queers elvis room joe king
Joe King, aka Joe Queer, on stage with The Queers.

From your boy

Joe King on the parallel lives of The Queers and the Elvis Room

When Joe King — aka Joe Queer — returned home from a spring tour of Europe with his band, The Queers, he checked his phone to find a message from an old friend. Dawn-Marie Pierre had called to ask the singer/guitarist if the band would participate in a concert commemorating the 20th anniversary of the closing of the World Famous Elvis Room, the legendary former coffee shop and music club in downtown Portsmouth.

“And then, I’m not kidding you, about 10 minutes later, (former band mate) Wimpy (Rutherford), texts me and says, ‘Did you hear about Dawn-Marie?’” King said. “I don’t take my phone with me when the band goes to Europe, so I had just heard these messages from her. She must have called me a day or so before she died.”

Formed in Portsmouth, The Queers were one of the biggest pop-punk bands of the 1990s, frequently mentioned in the same breath as famed labelmates like Green Day, Screeching Weasel, and Operation Ivy. They continue to tour the world constantly. But King still has a special fondness for the band’s early shows and the scene surrounding the Elvis Room.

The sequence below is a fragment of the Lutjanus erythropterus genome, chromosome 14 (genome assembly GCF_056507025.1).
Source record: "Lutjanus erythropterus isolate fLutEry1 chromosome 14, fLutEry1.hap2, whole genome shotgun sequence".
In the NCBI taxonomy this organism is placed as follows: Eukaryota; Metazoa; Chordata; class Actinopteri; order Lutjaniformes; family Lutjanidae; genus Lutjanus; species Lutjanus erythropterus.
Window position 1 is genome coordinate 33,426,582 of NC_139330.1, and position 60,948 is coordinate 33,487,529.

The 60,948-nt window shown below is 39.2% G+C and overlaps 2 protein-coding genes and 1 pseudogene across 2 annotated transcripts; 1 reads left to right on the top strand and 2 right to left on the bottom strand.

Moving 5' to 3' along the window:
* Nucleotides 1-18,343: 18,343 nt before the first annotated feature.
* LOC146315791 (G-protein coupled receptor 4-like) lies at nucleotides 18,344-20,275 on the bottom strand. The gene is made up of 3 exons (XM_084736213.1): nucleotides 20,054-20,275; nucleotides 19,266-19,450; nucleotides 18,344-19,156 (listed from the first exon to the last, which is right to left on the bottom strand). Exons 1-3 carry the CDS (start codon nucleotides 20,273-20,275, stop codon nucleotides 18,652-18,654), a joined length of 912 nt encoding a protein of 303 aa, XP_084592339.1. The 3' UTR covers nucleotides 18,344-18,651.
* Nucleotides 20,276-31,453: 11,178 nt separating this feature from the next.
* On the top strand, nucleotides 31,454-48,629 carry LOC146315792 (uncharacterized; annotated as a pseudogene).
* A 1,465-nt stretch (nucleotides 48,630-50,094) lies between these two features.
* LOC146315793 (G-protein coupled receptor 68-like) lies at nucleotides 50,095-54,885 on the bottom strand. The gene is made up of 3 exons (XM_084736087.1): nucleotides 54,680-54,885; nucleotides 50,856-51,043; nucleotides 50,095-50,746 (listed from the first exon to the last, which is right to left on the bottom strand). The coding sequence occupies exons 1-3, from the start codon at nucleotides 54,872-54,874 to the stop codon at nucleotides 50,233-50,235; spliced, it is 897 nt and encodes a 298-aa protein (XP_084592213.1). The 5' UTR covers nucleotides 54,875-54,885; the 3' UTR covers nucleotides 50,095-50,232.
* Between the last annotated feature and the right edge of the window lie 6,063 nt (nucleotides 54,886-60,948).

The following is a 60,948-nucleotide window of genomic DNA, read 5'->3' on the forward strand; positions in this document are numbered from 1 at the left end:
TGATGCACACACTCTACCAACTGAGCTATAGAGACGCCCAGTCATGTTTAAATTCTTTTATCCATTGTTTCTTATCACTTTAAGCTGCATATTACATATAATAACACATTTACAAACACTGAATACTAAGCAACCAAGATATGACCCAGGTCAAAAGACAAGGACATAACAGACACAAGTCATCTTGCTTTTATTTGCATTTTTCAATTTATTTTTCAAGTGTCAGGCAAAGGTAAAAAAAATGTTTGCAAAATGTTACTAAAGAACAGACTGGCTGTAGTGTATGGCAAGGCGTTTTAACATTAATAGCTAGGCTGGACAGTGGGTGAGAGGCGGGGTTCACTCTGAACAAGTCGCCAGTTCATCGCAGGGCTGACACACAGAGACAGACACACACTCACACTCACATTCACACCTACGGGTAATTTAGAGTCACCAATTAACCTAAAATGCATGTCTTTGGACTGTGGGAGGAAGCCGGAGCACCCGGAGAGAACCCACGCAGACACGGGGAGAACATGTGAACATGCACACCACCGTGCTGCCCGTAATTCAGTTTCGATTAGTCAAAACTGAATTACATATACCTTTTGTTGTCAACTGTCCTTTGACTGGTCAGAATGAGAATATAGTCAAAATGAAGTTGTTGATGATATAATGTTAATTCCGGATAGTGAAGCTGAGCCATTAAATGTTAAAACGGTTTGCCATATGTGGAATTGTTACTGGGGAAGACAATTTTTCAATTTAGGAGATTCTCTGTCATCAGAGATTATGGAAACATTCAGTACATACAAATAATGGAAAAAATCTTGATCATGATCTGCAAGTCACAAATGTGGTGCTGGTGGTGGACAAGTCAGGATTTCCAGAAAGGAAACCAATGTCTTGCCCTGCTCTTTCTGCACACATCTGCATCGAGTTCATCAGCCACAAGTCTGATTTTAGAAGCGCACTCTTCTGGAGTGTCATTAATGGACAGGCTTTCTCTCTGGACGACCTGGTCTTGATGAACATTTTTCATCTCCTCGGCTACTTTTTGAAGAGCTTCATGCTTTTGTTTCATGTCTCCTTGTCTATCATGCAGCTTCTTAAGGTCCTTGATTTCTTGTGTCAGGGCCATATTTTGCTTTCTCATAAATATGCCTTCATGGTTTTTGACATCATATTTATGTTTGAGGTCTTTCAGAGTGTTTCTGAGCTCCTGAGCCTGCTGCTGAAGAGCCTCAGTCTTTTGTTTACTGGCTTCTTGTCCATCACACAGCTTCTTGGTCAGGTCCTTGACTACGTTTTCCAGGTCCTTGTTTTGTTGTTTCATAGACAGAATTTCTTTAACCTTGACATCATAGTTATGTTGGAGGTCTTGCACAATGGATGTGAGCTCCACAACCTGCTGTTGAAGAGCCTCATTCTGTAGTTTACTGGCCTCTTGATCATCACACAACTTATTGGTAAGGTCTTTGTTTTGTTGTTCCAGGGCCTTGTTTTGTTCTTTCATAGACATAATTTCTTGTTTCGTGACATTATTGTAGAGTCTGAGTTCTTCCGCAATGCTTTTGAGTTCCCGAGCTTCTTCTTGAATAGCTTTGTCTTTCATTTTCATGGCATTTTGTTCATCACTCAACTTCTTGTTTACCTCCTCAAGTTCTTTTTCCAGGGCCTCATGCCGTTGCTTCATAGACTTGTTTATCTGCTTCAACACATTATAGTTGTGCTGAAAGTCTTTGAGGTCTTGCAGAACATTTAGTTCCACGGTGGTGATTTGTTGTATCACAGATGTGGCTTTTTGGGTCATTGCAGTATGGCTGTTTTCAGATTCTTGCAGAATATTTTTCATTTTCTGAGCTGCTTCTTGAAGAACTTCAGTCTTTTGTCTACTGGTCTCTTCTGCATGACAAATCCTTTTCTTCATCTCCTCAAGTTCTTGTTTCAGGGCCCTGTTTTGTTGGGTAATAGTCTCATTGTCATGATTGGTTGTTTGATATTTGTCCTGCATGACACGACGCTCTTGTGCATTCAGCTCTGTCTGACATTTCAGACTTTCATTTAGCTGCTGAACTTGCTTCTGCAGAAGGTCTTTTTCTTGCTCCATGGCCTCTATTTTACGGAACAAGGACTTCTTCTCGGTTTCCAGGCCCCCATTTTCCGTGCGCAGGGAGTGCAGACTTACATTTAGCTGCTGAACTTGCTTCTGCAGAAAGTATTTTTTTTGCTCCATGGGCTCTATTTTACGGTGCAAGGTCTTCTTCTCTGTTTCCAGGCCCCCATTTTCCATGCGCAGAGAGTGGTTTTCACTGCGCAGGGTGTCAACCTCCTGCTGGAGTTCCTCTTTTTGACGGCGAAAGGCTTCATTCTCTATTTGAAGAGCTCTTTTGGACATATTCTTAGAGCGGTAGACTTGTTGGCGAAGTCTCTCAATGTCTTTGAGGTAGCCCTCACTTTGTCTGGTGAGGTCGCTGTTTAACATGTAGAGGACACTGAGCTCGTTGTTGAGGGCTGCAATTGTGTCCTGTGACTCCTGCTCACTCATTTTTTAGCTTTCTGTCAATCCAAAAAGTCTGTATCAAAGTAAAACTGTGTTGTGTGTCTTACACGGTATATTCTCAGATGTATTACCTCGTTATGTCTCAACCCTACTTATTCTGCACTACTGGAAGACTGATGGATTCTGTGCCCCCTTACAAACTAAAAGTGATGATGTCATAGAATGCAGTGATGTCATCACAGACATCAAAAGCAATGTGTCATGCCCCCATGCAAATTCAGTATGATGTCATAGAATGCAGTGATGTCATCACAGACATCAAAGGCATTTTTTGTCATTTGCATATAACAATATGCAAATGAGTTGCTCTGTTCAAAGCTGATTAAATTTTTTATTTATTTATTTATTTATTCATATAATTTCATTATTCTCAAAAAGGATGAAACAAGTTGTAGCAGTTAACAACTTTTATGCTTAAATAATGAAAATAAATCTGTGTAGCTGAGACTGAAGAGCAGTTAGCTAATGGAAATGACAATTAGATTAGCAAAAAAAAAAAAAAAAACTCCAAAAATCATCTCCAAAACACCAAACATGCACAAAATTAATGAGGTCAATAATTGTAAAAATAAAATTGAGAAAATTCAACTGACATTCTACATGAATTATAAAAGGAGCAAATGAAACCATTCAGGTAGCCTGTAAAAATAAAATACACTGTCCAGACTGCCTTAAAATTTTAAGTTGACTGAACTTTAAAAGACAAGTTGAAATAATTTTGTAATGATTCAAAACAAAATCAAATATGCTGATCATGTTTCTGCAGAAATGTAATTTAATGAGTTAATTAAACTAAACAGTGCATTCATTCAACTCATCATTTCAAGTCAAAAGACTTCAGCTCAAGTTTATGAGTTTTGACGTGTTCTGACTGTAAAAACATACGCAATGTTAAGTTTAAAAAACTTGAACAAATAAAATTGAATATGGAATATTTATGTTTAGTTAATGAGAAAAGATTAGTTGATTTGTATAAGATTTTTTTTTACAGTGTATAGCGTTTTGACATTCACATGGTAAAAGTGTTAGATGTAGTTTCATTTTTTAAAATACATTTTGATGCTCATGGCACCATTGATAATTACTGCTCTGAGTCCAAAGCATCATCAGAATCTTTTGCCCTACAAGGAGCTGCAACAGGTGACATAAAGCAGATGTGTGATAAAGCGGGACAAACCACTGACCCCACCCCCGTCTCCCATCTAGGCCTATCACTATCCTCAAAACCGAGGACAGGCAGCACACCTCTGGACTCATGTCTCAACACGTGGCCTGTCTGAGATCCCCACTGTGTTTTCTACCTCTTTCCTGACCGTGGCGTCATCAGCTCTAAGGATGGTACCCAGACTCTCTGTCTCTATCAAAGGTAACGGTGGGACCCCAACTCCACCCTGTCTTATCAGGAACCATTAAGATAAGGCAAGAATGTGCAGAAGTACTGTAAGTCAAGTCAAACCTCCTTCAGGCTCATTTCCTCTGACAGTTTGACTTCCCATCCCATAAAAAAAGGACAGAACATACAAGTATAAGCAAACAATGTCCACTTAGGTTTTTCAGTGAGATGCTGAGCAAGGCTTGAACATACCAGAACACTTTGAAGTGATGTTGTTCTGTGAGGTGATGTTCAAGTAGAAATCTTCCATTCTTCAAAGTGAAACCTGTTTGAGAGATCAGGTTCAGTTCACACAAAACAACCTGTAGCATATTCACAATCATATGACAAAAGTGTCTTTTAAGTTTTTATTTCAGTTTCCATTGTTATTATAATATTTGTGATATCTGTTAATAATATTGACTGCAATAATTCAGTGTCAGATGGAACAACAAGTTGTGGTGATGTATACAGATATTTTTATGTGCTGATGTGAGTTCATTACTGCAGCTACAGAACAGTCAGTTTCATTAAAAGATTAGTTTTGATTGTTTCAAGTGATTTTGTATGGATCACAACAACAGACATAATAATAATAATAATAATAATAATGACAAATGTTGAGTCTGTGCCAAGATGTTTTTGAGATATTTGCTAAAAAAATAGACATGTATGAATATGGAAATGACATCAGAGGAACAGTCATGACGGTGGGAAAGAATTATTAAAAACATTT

“That was kind of ground zero for us,” he said during a recent phone interview with PortsmouthNH.com.

Before the Elvis Room, King reminisced, the band mainly performed — and got screwed out of money — at house parties around Kittery and Portsmouth. Punk-rock shows around the Seacoast were scarce, King said in an obscenity-laced rant.

“We helped bring a lot of people, with Gandhi’s Lunchbox, to a house party near the old Portsmouth Herald building on Woodbury (Avenue). And they wouldn’t pay us!” King said. “I asked for $35 so (former Queers drummer) Hugh (O’Neill) could get home to Somerville, and the owner of the house goes, ‘No, no.’ They could have thrown us a bone, but they were just doing it to be mean.”

There were few venues for The Queers to play when they started in the 1980s and early ’90s. They played Norton’s in Kittery, “until Jumpin’ Johnny put his head through the wall,” King said. “Then we got blackballed from there.” They also played at Cybernaculum in Portland and The Rat in Boston. They sometimes opened for bands like NOFX at the University of New Hampshire, but it wasn’t until the Elvis Room opened in 1993 that The Queers finally found a home.

“We would always start and end our tours at the Elvis Room. We always had great shows there on those tours.” — Joe King of The Queers